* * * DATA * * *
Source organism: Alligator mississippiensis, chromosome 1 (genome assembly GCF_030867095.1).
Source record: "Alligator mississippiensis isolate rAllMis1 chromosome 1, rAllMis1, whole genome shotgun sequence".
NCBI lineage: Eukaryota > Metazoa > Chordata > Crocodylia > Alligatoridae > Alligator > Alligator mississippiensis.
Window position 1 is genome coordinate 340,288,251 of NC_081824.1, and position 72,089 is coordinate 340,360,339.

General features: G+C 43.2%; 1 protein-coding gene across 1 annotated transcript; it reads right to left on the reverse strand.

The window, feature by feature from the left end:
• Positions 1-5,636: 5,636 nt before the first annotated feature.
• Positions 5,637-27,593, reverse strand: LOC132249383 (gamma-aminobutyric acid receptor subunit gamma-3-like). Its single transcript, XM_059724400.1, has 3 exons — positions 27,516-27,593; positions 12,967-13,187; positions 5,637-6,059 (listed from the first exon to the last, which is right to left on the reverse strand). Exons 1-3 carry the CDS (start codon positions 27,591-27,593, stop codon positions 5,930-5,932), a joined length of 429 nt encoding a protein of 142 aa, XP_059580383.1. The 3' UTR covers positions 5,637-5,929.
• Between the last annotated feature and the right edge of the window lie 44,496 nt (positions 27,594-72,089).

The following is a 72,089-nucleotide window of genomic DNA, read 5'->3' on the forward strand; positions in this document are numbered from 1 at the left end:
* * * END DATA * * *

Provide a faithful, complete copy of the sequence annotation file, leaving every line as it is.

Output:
Source organism: Alligator mississippiensis, chromosome 1 (genome assembly GCF_030867095.1).
Source record: "Alligator mississippiensis isolate rAllMis1 chromosome 1, rAllMis1, whole genome shotgun sequence".
NCBI lineage: Eukaryota > Metazoa > Chordata > Crocodylia > Alligatoridae > Alligator > Alligator mississippiensis.
Window position 1 is genome coordinate 340,288,251 of NC_081824.1, and position 72,089 is coordinate 340,360,339.

General features: G+C 43.2%; 1 protein-coding gene across 1 annotated transcript; it reads right to left on the reverse strand.

The window, feature by feature from the left end:
• Positions 1-5,636: 5,636 nt before the first annotated feature.
• Positions 5,637-27,593, reverse strand: LOC132249383 (gamma-aminobutyric acid receptor subunit gamma-3-like). Its single transcript, XM_059724400.1, has 3 exons — positions 27,516-27,593; positions 12,967-13,187; positions 5,637-6,059 (listed from the first exon to the last, which is right to left on the reverse strand). Exons 1-3 carry the CDS (start codon positions 27,591-27,593, stop codon positions 5,930-5,932), a joined length of 429 nt encoding a protein of 142 aa, XP_059580383.1. The 3' UTR covers positions 5,637-5,929.
• Between the last annotated feature and the right edge of the window lie 44,496 nt (positions 27,594-72,089).

The following is a 72,089-nucleotide window of genomic DNA, read 5'->3' on the forward strand; positions in this document are numbered from 1 at the left end: